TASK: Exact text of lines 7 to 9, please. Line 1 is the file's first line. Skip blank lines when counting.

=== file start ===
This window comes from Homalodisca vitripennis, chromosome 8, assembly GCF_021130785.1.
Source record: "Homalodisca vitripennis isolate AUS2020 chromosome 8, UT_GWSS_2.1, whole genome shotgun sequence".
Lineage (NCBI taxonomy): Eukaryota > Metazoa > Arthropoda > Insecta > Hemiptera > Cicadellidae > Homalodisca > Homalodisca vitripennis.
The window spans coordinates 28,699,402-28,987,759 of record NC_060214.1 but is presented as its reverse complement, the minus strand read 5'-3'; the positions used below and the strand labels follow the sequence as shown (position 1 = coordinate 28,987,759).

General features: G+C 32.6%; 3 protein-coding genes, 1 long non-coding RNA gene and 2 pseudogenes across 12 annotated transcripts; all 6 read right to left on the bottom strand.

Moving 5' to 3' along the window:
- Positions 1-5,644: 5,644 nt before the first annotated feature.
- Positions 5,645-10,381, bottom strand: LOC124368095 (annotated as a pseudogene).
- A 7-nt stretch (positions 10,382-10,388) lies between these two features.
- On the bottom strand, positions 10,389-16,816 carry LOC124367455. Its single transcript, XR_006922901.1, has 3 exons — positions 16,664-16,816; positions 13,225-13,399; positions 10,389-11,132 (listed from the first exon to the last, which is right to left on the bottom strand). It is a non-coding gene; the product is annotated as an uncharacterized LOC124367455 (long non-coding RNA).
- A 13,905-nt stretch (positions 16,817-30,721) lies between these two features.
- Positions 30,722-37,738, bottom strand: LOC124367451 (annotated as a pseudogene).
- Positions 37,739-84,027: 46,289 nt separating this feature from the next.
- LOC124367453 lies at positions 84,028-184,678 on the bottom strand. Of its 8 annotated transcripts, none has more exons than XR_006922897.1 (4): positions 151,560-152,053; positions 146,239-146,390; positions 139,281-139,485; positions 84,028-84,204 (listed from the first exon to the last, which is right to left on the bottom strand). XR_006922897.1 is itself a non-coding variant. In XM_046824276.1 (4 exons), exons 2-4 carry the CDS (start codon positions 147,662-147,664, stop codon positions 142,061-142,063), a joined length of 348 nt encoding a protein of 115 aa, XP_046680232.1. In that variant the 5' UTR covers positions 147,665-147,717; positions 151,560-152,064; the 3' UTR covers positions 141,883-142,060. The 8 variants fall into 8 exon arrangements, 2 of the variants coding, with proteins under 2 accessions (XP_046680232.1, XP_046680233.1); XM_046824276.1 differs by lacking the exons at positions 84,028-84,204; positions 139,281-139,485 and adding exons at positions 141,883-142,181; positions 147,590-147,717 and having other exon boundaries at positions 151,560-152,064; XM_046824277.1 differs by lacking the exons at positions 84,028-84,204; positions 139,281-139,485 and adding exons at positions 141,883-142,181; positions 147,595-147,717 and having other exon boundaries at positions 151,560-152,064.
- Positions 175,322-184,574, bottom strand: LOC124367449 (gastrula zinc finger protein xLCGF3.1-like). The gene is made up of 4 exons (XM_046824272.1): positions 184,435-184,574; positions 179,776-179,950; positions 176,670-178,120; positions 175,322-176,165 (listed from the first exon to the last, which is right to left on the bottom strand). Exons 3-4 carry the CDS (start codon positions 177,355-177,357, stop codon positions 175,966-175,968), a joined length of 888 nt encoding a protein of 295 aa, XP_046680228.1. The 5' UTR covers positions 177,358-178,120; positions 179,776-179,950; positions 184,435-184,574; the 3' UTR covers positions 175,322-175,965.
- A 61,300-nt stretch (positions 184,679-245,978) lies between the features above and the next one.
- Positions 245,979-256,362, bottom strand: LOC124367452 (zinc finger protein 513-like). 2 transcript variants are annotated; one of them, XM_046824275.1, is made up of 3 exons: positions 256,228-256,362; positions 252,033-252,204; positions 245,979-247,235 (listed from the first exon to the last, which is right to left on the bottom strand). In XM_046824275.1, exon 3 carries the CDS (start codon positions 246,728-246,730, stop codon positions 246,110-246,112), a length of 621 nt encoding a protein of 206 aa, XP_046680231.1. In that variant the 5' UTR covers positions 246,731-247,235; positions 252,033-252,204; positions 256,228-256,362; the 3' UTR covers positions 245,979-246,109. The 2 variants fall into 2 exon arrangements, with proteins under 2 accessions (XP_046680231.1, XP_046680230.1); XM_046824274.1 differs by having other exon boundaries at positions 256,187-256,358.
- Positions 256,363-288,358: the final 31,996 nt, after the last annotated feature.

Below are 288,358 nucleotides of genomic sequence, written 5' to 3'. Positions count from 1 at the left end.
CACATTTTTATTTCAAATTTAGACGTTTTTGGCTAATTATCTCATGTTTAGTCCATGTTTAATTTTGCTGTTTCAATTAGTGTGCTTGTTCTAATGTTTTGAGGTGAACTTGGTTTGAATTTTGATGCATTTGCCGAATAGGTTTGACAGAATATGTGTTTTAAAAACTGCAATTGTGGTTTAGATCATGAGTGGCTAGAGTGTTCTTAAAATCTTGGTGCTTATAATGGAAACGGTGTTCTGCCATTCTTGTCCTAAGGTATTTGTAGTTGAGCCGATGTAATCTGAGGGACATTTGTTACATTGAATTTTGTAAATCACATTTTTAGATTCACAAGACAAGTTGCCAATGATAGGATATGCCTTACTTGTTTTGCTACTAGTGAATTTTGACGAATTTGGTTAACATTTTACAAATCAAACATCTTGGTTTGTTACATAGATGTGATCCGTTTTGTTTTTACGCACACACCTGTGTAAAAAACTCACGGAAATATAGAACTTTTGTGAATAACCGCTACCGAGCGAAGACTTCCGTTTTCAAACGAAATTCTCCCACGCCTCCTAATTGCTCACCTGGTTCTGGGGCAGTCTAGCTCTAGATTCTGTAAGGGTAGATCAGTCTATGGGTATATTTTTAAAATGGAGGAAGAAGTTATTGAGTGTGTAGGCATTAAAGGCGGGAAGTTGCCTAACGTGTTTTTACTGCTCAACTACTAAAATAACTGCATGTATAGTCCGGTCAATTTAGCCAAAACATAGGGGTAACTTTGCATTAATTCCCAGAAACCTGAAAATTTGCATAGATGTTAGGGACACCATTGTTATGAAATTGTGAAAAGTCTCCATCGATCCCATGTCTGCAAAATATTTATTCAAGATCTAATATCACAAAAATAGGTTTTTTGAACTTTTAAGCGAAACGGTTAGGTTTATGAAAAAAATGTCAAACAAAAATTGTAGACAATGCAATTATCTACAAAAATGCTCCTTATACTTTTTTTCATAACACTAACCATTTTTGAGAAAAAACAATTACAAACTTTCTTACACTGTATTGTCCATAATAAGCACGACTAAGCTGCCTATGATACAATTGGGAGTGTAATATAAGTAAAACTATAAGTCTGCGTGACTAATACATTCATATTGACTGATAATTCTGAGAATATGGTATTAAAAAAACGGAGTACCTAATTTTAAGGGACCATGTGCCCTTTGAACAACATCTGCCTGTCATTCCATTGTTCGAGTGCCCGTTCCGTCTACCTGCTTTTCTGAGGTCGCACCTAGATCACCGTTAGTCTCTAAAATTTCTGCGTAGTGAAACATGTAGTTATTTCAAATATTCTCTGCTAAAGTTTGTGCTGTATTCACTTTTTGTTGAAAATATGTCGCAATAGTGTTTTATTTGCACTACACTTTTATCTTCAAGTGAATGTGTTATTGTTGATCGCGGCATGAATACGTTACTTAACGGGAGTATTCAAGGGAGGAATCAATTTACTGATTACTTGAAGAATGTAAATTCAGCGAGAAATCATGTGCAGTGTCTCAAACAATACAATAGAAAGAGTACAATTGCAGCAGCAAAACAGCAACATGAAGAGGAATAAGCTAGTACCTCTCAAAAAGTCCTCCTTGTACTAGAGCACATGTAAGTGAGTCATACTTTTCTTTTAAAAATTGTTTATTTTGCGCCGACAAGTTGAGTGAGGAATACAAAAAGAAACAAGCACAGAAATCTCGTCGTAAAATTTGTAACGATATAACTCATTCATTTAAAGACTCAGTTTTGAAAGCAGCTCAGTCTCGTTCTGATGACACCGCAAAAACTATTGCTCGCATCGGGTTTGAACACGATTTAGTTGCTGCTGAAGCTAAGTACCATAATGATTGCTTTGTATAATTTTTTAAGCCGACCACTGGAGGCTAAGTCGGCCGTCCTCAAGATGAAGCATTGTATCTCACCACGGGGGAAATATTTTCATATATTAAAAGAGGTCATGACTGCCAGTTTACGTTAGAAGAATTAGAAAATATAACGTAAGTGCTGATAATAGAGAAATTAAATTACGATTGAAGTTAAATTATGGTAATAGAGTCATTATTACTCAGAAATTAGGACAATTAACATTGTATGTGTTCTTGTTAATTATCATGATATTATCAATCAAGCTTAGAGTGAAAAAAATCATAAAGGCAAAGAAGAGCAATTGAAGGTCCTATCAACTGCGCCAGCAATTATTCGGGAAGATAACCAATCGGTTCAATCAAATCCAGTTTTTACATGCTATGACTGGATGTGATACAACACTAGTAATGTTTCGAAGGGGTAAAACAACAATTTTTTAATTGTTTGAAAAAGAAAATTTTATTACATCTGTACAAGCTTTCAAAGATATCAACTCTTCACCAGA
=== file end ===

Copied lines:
- Positions 1-5,644: 5,644 nt before the first annotated feature.
- Positions 5,645-10,381, bottom strand: LOC124368095 (annotated as a pseudogene).
- A 7-nt stretch (positions 10,382-10,388) lies between these two features.